Monday, June 14, 2010

TNT Redux

What a coincidence:  the Two-Nation Theory shares its acronym with an all-time-favorite explosive compound...Both are the fruits of human ingenuity but the damage caused by the former, political TNT surpasses anything that can be produced in the labs.

Take the tragedy unfolding right now in Kyrgyztan. Over 200,000 Uzbek minorities are being hounded out of the Ferghana valley in southern Kyrgyztan. Seeds of yet another long-drawn conflict are being sown and a relatively peaceful region will soon be exchanging notes with Tito`s Yugoslavia, Paul Kagame`s Rwanda, Saddam`s Iraq, Suharto`s Indonesia and, of course, British India.

How is it that TNT gets so easily replicated? Some folks like to blame the former imperial powers for creating `artificial` boundaries that disregard cultural and ethnic differences. The origins of the ongoing Indo-Pak conflict are traced to the `divide and rule` policy instituted during the British Raj; the problems of Africa are linked to the European imperialism and the problems in central Asia are called Stalin`s Harvest.

Perhaps it is easier to seek the simplistic comfort of blaming others - especially when the bitter truth lies somewhere within.

Take the case of the festering Indo-Pak conflict, where the K-issue is merely an excuse for a battle of ideologies - one that stands on TNT and another that denounces it. 

I have often wondered how the Pakistanis explain to themselves the obvious contradictions of TNT while trying to explain the vicious sectarian and ethnic conflicts within their own country. Ali Sethi has recently come up with an interesting article in the New York Times, titled `One Myth, Many Pakistans`.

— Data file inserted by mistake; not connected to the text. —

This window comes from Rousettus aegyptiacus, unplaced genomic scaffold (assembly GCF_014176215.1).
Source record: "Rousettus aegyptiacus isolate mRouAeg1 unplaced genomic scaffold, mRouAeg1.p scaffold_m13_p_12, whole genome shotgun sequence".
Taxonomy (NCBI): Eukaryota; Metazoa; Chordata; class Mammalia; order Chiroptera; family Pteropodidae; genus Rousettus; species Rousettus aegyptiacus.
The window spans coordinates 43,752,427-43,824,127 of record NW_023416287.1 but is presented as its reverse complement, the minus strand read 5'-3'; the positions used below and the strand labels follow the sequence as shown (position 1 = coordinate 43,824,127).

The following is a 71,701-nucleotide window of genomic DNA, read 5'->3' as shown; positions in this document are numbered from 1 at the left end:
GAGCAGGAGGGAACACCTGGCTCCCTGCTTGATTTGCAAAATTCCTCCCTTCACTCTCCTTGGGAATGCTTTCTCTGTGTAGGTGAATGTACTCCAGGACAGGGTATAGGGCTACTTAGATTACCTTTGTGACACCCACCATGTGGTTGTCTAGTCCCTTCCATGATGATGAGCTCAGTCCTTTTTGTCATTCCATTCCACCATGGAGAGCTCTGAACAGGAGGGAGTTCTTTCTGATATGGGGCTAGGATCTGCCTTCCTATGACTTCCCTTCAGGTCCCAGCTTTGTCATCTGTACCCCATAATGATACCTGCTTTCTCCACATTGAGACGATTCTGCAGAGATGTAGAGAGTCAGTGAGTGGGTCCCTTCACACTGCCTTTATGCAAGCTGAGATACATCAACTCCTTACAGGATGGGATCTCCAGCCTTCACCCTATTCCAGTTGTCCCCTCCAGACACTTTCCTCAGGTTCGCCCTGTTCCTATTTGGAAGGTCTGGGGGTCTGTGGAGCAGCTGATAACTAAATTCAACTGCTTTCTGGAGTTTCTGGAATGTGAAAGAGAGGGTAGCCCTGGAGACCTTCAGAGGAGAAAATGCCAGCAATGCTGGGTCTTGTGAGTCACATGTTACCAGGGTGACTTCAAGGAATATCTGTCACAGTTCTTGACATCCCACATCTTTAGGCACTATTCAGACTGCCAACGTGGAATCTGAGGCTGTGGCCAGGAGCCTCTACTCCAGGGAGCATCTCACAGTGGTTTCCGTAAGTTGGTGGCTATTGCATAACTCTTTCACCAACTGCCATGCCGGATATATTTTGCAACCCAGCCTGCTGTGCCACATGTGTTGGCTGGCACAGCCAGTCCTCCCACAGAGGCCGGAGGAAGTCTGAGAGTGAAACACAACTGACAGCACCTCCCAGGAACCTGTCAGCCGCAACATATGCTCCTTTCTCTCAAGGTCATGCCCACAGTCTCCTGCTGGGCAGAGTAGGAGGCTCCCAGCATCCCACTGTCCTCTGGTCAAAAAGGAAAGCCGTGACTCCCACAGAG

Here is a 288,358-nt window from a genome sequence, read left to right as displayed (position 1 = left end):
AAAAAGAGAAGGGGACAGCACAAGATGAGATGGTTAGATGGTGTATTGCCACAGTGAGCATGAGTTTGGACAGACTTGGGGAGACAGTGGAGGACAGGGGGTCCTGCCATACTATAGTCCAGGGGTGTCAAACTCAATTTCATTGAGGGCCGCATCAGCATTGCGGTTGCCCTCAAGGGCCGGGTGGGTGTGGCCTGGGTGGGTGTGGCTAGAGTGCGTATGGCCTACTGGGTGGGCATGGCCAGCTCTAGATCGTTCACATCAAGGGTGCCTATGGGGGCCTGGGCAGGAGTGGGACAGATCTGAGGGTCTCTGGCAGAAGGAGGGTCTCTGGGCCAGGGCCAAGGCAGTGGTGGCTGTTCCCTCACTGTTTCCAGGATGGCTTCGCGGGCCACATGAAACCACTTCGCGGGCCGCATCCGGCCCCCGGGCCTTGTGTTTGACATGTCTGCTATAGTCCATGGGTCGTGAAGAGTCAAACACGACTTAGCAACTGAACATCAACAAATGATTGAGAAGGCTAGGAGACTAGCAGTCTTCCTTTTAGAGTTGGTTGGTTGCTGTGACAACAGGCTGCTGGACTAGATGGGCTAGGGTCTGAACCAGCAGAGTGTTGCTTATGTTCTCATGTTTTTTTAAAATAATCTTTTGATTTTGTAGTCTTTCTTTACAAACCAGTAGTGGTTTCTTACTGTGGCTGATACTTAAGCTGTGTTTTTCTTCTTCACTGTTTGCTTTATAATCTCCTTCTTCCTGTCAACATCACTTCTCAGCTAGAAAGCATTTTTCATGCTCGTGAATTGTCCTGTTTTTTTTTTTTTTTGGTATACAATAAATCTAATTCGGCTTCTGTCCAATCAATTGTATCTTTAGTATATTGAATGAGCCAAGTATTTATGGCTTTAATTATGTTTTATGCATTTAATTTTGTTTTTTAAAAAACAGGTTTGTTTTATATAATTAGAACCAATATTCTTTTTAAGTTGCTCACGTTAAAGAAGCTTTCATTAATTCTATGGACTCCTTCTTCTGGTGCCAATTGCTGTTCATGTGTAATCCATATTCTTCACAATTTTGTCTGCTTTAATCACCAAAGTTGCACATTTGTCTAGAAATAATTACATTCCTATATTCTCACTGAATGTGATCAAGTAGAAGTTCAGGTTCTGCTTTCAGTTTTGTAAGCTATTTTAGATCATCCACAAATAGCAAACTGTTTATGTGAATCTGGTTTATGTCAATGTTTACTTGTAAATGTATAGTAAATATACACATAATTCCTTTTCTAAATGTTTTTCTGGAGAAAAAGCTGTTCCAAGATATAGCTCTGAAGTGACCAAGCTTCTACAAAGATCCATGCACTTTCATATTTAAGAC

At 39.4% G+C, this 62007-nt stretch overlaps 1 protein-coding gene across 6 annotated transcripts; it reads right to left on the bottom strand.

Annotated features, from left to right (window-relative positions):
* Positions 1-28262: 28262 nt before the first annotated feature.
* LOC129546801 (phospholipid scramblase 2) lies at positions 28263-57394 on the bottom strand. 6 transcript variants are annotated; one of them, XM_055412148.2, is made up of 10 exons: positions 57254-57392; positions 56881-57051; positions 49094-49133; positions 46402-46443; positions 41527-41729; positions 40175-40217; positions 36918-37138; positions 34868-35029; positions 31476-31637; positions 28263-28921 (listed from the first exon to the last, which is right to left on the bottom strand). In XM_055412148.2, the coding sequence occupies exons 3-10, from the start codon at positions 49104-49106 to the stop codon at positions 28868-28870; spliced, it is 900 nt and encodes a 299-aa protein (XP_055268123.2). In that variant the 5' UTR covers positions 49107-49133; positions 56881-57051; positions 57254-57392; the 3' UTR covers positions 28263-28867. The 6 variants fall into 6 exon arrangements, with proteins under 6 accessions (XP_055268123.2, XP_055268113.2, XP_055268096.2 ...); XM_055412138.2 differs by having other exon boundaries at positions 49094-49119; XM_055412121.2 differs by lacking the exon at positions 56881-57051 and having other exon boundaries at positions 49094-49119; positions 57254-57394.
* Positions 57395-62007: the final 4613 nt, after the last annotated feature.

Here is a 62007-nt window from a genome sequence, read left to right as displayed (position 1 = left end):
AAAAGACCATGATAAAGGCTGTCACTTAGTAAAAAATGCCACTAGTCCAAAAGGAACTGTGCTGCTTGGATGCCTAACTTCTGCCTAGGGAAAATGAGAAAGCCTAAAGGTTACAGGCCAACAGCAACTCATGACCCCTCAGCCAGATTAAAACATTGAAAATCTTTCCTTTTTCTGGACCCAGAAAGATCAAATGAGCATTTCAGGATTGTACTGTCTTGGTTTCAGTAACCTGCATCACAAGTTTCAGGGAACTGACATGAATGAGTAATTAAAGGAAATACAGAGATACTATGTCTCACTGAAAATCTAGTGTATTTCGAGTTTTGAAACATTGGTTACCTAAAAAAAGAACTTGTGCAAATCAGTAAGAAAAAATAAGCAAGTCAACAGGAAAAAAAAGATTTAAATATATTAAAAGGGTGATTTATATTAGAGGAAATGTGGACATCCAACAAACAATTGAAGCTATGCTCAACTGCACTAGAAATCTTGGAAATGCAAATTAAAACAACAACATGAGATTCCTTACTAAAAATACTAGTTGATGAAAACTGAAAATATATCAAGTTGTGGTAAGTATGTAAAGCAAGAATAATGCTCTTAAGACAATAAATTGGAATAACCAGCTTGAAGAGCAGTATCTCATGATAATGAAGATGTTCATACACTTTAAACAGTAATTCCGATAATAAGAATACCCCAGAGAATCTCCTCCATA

Sethi starts off with a school-essay he once wrote on TNT, and of learning a completely different account of TNT in `a secluded college library in Massachusetts` -

Here I learned that it was devised in the 1930s by a group of desperate Muslim politicians who wanted to extract some constitutional concessions from the British before they left India.

The Muslims of India, these politicians were saying in their political way, were a “distinct group” with their own “history and culture.” But really, the book told me, all they wanted was special protection for the poor Muslim minorities in soon-to-be-independent, mostly Hindu India.

But the politicians’ gamble failed; they were taken up on their bluff and were given a separate country, abruptly and violently cut-up, two far-apart chunks of Muslim-majority areas (but what about the poor Muslim minorities that were still stuck in Hindu-majority areas!) that its founders (but it was a mistake!) now had to justify with the subtleties of their theory.

It was like a punishment.

...But the idea was kept alive and made useful: first by a set of unelected bureaucrats, then by generals, then by landowners, and then by generals again.

...The Two-Nation Theory, confined so far to political slogans and clauses in the Constitution, now went everywhere: it was injected into textbook passages (the ones I would reproduce, with new words and emotions, in my exam) and radio shows and programs on the one state-run TV channel. And it branched out, becoming anti-Communist (to attract American money), anti-Shiite (to attract Arab money, given for cutting Iran’s influence in the continent), anti-woman (to please the mullahs) and still more anti-Ahmadi (to enhance the pleasure and power of the mullahs).

The Two-Nation Theory was dynamic, useful, lucrative.

There seems to be a method to this madness -- first the power-brokers nurture `distinct groups with their own history & culture`, and then watch helplessly as the Frankenstein`s shove their creators aside and stomp out of control.

One Myth, Many Pakistans - Ali Sethi, New York Times, June 11, 2010

Stalin's harvest - What lies behind the violence in Kyrgyzstan, The Economist Jun 14th 2010

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